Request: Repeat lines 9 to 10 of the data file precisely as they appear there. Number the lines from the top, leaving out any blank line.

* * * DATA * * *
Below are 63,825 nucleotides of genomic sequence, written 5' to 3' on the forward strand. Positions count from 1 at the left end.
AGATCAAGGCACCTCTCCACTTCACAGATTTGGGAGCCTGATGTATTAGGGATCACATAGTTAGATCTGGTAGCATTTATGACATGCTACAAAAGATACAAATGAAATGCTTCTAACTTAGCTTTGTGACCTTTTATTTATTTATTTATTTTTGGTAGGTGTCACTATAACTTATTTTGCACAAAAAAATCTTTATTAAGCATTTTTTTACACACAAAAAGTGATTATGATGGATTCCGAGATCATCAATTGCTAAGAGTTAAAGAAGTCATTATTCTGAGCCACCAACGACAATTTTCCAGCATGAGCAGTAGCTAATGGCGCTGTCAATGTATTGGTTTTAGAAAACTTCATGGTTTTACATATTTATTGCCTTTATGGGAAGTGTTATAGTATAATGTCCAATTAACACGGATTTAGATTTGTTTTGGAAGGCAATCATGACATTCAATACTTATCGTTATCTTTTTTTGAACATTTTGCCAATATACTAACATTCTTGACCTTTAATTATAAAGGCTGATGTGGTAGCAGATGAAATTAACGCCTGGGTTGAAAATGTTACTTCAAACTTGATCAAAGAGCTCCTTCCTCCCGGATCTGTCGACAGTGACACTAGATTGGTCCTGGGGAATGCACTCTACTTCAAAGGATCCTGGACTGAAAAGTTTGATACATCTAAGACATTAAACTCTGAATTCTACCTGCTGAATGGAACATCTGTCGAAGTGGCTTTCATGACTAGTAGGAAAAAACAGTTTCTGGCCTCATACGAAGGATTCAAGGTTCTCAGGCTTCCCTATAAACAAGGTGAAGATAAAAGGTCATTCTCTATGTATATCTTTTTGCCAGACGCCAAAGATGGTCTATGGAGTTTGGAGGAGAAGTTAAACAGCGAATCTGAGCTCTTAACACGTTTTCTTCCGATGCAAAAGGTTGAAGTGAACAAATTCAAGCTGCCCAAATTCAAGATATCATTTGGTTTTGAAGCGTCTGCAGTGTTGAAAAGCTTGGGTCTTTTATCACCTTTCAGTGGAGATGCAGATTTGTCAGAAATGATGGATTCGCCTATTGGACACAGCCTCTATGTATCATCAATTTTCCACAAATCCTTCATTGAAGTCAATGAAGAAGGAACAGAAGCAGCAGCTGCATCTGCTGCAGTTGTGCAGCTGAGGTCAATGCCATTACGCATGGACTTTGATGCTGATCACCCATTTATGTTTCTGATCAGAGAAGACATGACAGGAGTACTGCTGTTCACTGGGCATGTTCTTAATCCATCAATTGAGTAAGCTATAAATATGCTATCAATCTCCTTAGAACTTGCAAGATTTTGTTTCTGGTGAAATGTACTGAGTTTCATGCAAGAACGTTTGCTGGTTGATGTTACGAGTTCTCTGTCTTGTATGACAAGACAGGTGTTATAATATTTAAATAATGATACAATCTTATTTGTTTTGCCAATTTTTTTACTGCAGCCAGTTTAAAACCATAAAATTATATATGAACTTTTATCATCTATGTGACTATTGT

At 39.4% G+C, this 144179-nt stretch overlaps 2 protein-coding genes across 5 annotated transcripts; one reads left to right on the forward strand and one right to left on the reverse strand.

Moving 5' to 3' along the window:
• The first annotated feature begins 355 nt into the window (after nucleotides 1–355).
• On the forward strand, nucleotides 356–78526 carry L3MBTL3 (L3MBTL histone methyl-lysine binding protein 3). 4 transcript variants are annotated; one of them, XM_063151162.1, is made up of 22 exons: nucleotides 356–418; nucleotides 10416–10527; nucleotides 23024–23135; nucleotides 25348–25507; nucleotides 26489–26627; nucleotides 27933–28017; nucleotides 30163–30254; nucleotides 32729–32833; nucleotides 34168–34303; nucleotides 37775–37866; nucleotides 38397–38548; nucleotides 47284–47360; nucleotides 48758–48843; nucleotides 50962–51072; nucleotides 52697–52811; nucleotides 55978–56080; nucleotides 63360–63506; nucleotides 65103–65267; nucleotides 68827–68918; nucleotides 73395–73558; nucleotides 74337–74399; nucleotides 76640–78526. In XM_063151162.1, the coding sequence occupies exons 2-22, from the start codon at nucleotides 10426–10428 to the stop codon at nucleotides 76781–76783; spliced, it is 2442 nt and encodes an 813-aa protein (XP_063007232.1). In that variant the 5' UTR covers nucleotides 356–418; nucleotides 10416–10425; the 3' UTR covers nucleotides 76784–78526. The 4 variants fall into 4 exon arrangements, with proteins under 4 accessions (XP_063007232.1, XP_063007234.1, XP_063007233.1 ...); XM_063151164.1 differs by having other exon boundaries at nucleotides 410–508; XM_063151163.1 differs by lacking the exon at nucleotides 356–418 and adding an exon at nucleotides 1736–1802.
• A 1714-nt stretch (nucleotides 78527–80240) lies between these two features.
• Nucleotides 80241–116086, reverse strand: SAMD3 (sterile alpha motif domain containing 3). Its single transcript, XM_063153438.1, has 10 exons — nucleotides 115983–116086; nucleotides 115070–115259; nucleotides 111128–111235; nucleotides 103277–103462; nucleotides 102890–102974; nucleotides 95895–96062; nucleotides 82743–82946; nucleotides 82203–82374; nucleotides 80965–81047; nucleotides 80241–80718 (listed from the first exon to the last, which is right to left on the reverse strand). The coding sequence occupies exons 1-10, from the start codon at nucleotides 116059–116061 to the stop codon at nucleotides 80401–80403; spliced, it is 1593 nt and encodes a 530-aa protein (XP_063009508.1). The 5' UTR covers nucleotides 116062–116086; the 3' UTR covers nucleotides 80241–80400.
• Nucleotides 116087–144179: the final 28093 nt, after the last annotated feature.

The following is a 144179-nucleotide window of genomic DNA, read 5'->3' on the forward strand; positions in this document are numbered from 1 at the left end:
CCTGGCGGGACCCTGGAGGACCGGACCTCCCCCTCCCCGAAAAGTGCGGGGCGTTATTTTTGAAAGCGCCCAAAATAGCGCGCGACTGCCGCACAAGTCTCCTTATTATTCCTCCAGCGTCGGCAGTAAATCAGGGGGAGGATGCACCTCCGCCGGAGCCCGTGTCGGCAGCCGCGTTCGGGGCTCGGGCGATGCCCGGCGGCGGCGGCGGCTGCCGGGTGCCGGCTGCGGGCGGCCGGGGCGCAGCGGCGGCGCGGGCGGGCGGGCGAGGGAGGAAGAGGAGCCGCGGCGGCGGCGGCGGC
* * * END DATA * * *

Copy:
• Nucleotides 116087–144179: the final 28093 nt, after the last annotated feature.

The following is a 144179-nucleotide window of genomic DNA, read 5'->3' on the forward strand; positions in this document are numbered from 1 at the left end: